CCC's Advanced Settings are helpful in specific situations, but are not generally required for routine use. Some of these settings involve more risk, so please use them with caution, and don't hesitate to ask questions via the Ask a question about CCC... menu item in CCC's Help menu if the explanations below are insufficient for your particular scenario.
To access the advanced settings, click on the Advanced Settings button below CCC's Source selector.
By default, CCC uses the name and Universally Unique Identifier (UUID) of your source and destination to positively identify those volumes. By verifying both of these identifiers, there is less risk in, for example, backing up to a volume that has the same name as your usual destination but is not actually the destination.
While beneficial, this behavior can sometimes have the wrong result. For example, if you rotate between a pair of external hard drives, CCC will not backup to both of them even though they have the same name (e.g. Offsite Backup). CCC will instead claim that the UUID of one of the volumes does not match that of the originally chosen destination.
To accommodate a "rotating pair of backup volumes" solution, you can uncheck this option to indicate that CCC should only use the volume name to identify the destination volume. When deselecting this option, be vigilant that you do not rename your destination volume and that you never attach another non-backup volume to your Mac that is named the same as your destination volume.
This option is automatically disabled when the destination volume does not have a UUID. Network volumes and some third-party filesystems, for example, do not have volume UUIDs.
Note: This setting is only applicable to the destination volume. CCC always uses the name and UUID to positively identify the source volume.
Note: If your rotating destination volumes are encrypted, CCC will only be able to unlock and mount the original encrypted volume selected as the destination for your backup task. CCC must have a unique identifier of the destination volume in order to unlock that volume, and CCC will only retain that information about one destination volume for a particular task. If you would like to rotate a pair of backup disks that are encrypted, we recommend using two separate tasks for that purpose; one for each encrypted destination.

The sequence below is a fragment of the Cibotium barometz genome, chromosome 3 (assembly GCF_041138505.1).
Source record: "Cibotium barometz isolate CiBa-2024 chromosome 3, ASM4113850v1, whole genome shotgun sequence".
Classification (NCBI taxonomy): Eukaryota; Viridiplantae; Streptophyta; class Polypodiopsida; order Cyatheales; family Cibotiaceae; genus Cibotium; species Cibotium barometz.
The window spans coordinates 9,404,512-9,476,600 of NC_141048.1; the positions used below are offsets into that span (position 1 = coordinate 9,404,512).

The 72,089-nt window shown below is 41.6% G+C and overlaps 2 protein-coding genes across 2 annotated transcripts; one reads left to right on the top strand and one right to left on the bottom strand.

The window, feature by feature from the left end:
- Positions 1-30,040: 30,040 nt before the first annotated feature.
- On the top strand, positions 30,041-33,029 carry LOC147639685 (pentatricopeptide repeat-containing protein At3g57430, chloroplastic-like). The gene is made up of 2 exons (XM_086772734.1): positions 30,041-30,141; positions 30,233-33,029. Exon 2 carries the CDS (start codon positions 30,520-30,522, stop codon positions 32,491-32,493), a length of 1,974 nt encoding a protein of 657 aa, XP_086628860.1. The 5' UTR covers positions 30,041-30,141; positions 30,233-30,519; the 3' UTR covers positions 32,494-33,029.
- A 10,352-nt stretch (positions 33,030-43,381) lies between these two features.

If you have files and folders on your destination volume that you would like to be left alone, yet you want to keep your backup "clean", use the Protect root-level items option. This option is enabled by default when CCC's SafetyNet option is enabled. To understand how this feature works, suppose you have these items on your source volume:
And you have these items on the destination volume:
With the Protect root-level items option, the Videos folder will not be moved to the _CCC SafetyNet folder because it is unique to the root level of the destination. The Users folder is not unique to the root of the destination, though, so its contents will be updated to match the source. As a result, the olduseraccount folder will be moved to the _CCC SafetyNet folder (or deleted if you have disabled the SafetyNet).
CCC normally uses file size and modification date to determine whether a file should be copied. With this option, CCC will calculate an MD5 checksum of every file on the source and every corresponding file on the destination. CCC then uses these MD5 checksums to determine if a file should be copied. This option will increase your backup time, but it will expose any corrupted files within your backup set on the source and destination.
Media failures occur on nearly every hard drive at some point in the hard drive's life. These errors affect your data randomly, and go undetected until an attempt is made to read data from the failed sector of media. If a file has not been modified since a previous (successful) backup, CCC will not ordinarily attempt to read every byte of that file's content. As a result, it is possible for a corrupted file to go unnoticed on your source or destination volume. Obviously this is a concern if the file is important, and one day you actually need to recover the contents of that file.
Frequent use of the checksum calculation option is unnecessary and may be a burden upon your productivity, so CCC offers weekly and monthly options to limit how frequently the checksumming occurs.